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The Age (Australia) 9/16/98|
CIA funded covert Tibet exile campaign in 1960s
By JIM MANN
For much of the 1960s, the CIA provided the Tibetan exile movement with $1.7million a year for operations against China, including an annual subsidy of $180,000 for the Dalai Lama, according to newly released US intelligence documents.
The money for the Tibetans and the Dalai Lama was part of the CIA's worldwide effort during the early years of the Cold War to undermine communist governments, particularly in the Soviet Union and China. The government committee that approved the Tibetan operations also authorised the disastrous Bay of Pigs invasion of Cuba.
The documents, published last month by the State Department, illustrate the historical background of the situation in Tibet today, in which China continues to accuse the Dalai Lama of being an agent of foreign forces seeking to separate Tibet from China.
The declassified historical documents provide the first inside details of the CIA's decade-long covert program to support the Tibetan independence movement. At the time of the intelligence operation, the CIA was seeking to weaken Mao Zedong's hold over China. And the Tibetan exiles were looking for help to keep their movement alive after the Dalai Lama and his supporters fled Tibet after an unsuccessful 1959 revolt against Chinese rule.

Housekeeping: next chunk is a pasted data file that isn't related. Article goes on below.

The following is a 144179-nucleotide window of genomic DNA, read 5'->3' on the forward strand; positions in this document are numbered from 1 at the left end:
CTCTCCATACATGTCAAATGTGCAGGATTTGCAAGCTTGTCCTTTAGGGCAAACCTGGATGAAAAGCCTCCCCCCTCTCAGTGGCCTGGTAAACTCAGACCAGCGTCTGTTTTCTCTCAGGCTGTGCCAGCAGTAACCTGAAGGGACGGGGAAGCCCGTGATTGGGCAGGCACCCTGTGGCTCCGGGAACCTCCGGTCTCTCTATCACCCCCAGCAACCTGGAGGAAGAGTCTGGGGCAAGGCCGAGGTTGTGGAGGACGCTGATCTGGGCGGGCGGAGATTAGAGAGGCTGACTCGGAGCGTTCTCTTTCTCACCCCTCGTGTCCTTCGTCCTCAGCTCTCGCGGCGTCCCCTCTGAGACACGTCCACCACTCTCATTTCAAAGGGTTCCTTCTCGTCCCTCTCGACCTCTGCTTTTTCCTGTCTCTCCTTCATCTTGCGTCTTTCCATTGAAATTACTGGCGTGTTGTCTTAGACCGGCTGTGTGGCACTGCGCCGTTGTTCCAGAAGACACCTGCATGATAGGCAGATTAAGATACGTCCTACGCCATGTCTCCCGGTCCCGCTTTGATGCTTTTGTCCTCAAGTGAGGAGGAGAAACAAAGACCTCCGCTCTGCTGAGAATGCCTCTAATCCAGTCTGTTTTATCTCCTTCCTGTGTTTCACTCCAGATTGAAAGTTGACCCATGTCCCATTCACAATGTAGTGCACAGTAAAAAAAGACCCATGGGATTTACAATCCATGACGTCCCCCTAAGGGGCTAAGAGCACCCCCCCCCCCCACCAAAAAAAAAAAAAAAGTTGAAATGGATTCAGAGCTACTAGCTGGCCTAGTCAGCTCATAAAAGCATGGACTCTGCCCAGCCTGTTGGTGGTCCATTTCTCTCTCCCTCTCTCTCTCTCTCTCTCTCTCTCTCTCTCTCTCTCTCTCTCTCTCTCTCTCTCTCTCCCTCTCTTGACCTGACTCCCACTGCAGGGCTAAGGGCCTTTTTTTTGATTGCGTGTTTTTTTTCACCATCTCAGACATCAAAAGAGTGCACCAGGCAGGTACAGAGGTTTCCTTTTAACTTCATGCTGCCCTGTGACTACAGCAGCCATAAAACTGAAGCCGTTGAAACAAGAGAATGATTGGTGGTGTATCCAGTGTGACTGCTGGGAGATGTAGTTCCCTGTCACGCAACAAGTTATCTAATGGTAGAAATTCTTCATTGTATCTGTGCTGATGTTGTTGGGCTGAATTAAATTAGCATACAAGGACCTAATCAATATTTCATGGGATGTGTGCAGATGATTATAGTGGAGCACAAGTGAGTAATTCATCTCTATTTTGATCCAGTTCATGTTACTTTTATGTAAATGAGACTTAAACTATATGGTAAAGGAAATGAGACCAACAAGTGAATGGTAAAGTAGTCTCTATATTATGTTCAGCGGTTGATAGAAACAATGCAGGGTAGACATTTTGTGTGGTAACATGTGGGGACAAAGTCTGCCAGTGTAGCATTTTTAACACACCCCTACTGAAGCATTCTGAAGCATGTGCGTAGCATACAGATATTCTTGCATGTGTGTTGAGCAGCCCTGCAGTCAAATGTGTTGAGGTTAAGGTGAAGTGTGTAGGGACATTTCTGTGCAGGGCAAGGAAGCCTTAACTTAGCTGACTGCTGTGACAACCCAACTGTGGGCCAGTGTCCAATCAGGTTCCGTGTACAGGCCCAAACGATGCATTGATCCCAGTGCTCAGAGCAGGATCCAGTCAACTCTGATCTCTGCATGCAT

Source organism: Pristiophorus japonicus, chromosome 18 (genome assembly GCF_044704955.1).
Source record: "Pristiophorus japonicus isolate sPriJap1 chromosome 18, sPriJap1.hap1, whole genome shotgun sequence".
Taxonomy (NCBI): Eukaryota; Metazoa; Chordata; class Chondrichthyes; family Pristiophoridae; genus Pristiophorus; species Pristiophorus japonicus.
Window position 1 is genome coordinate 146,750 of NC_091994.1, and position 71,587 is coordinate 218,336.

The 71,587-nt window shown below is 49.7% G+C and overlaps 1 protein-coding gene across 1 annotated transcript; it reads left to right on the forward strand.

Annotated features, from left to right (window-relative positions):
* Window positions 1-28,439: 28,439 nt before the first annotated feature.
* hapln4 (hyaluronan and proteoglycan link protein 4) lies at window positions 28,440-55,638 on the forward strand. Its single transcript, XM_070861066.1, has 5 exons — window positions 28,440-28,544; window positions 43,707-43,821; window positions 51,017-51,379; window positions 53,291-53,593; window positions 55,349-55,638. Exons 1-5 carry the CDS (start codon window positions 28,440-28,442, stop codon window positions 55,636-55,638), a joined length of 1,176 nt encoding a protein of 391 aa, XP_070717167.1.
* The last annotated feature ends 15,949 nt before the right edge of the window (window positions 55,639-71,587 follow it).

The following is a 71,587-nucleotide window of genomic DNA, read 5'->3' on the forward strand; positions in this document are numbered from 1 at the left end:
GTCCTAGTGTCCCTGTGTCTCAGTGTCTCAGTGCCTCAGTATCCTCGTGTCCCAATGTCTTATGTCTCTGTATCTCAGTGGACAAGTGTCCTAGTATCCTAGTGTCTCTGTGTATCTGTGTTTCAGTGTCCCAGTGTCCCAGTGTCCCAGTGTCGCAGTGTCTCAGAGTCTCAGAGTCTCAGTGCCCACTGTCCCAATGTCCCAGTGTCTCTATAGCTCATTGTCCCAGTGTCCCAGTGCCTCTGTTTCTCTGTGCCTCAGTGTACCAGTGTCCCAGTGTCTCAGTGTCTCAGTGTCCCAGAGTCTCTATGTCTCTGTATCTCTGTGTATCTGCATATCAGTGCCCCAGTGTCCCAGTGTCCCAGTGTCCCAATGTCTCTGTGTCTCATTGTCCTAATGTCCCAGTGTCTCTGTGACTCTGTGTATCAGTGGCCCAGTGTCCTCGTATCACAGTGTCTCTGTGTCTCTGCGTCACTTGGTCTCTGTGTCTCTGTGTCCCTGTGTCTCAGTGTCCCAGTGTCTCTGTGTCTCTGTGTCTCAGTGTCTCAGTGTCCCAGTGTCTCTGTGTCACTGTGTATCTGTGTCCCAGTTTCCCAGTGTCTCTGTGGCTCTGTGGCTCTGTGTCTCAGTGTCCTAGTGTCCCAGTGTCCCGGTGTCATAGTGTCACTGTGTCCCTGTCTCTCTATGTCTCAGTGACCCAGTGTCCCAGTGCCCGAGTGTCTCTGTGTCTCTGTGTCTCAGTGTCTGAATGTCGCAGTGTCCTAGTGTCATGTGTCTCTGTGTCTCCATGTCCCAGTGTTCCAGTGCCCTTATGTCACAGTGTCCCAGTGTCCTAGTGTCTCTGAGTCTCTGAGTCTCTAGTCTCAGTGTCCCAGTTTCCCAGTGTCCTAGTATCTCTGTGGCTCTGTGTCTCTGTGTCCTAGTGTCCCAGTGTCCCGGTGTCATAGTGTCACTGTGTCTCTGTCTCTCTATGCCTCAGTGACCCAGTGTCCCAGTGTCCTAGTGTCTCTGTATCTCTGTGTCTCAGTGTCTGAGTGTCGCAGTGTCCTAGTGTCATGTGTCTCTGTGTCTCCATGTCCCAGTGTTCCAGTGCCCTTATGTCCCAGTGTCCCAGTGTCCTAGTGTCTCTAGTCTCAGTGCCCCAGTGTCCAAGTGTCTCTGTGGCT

The newly published files show that the collaboration between US intelligence and the Tibetans was less than ideal. ``The Tibetans by nature did not appear to be congenitally inclined towards conspiratorial proficiency,'' a top CIA official says ruefully in one memo.
One document indicates that annual Tibet expenses totalling $1,735,000 continued for four years, until 1968. At that point, the CIA cut the budget to just below $1.2million a year.
The US Government still provides some financial support for Tibetans, but openly and through other channels. In recent years, Congress has approved about $2 million annually in funding for Tibetan exiles in India.